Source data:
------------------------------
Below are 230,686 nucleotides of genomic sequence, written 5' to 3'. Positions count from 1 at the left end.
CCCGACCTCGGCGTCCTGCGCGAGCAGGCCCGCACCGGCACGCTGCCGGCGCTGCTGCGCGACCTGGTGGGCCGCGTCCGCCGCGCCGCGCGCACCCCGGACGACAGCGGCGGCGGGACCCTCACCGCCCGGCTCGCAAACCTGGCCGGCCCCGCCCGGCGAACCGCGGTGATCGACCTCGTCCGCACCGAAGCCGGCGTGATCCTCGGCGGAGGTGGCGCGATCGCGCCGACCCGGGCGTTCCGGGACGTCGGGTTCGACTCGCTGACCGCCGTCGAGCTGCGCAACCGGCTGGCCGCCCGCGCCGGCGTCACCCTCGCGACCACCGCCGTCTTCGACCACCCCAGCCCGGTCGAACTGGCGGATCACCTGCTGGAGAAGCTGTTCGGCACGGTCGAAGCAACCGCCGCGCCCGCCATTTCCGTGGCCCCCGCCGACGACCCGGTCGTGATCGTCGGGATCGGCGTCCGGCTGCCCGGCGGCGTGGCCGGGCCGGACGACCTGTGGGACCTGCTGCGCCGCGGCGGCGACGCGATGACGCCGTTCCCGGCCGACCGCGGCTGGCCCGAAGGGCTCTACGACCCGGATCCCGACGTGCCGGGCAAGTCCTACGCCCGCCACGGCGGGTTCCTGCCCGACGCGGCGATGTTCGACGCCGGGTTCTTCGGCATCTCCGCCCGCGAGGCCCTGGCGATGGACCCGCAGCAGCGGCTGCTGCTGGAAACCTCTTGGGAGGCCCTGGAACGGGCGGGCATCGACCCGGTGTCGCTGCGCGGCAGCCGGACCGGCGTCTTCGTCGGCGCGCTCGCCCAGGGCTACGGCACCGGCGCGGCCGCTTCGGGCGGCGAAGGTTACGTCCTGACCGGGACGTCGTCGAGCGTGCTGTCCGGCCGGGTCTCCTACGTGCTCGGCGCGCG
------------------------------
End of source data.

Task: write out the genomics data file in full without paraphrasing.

Below are 230,686 nucleotides of genomic sequence, written 5' to 3'. Positions count from 1 at the left end.
CCCGACCTCGGCGTCCTGCGCGAGCAGGCCCGCACCGGCACGCTGCCGGCGCTGCTGCGCGACCTGGTGGGCCGCGTCCGCCGCGCCGCGCGCACCCCGGACGACAGCGGCGGCGGGACCCTCACCGCCCGGCTCGCAAACCTGGCCGGCCCCGCCCGGCGAACCGCGGTGATCGACCTCGTCCGCACCGAAGCCGGCGTGATCCTCGGCGGAGGTGGCGCGATCGCGCCGACCCGGGCGTTCCGGGACGTCGGGTTCGACTCGCTGACCGCCGTCGAGCTGCGCAACCGGCTGGCCGCCCGCGCCGGCGTCACCCTCGCGACCACCGCCGTCTTCGACCACCCCAGCCCGGTCGAACTGGCGGATCACCTGCTGGAGAAGCTGTTCGGCACGGTCGAAGCAACCGCCGCGCCCGCCATTTCCGTGGCCCCCGCCGACGACCCGGTCGTGATCGTCGGGATCGGCGTCCGGCTGCCCGGCGGCGTGGCCGGGCCGGACGACCTGTGGGACCTGCTGCGCCGCGGCGGCGACGCGATGACGCCGTTCCCGGCCGACCGCGGCTGGCCCGAAGGGCTCTACGACCCGGATCCCGACGTGCCGGGCAAGTCCTACGCCCGCCACGGCGGGTTCCTGCCCGACGCGGCGATGTTCGACGCCGGGTTCTTCGGCATCTCCGCCCGCGAGGCCCTGGCGATGGACCCGCAGCAGCGGCTGCTGCTGGAAACCTCTTGGGAGGCCCTGGAACGGGCGGGCATCGACCCGGTGTCGCTGCGCGGCAGCCGGACCGGCGTCTTCGTCGGCGCGCTCGCCCAGGGCTACGGCACCGGCGCGGCCGCTTCGGGCGGCGAAGGTTACGTCCTGACCGGGACGTCGTCGAGCGTGCTGTCCGGCCGGGTCTCCTACGTGCTCGGCGCGCG